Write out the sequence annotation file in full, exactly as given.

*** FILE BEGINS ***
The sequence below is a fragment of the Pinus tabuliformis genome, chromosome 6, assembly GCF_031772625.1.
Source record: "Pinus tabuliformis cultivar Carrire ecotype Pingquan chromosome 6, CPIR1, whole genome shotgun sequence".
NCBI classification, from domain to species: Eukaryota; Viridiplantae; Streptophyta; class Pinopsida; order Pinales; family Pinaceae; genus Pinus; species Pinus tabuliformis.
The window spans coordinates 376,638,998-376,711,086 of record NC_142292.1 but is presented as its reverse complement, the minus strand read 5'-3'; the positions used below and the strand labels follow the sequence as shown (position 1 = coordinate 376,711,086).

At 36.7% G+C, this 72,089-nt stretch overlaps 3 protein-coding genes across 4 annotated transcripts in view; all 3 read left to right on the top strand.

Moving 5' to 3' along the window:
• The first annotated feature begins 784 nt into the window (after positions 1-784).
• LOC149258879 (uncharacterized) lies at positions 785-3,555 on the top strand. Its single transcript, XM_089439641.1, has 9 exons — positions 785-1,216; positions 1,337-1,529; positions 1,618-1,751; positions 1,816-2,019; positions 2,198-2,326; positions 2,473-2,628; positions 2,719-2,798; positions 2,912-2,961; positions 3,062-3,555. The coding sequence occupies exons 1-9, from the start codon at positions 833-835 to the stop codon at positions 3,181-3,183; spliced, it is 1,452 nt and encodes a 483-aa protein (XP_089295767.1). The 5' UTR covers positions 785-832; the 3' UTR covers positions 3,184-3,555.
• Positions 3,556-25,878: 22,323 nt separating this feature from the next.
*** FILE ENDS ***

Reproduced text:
The sequence below is a fragment of the Pinus tabuliformis genome, chromosome 6, assembly GCF_031772625.1.
Source record: "Pinus tabuliformis cultivar Carrire ecotype Pingquan chromosome 6, CPIR1, whole genome shotgun sequence".
NCBI classification, from domain to species: Eukaryota; Viridiplantae; Streptophyta; class Pinopsida; order Pinales; family Pinaceae; genus Pinus; species Pinus tabuliformis.
The window spans coordinates 376,638,998-376,711,086 of record NC_142292.1 but is presented as its reverse complement, the minus strand read 5'-3'; the positions used below and the strand labels follow the sequence as shown (position 1 = coordinate 376,711,086).

At 36.7% G+C, this 72,089-nt stretch overlaps 3 protein-coding genes across 4 annotated transcripts in view; all 3 read left to right on the top strand.

Moving 5' to 3' along the window:
• The first annotated feature begins 784 nt into the window (after positions 1-784).
• LOC149258879 (uncharacterized) lies at positions 785-3,555 on the top strand. Its single transcript, XM_089439641.1, has 9 exons — positions 785-1,216; positions 1,337-1,529; positions 1,618-1,751; positions 1,816-2,019; positions 2,198-2,326; positions 2,473-2,628; positions 2,719-2,798; positions 2,912-2,961; positions 3,062-3,555. The coding sequence occupies exons 1-9, from the start codon at positions 833-835 to the stop codon at positions 3,181-3,183; spliced, it is 1,452 nt and encodes a 483-aa protein (XP_089295767.1). The 5' UTR covers positions 785-832; the 3' UTR covers positions 3,184-3,555.
• Positions 3,556-25,878: 22,323 nt separating this feature from the next.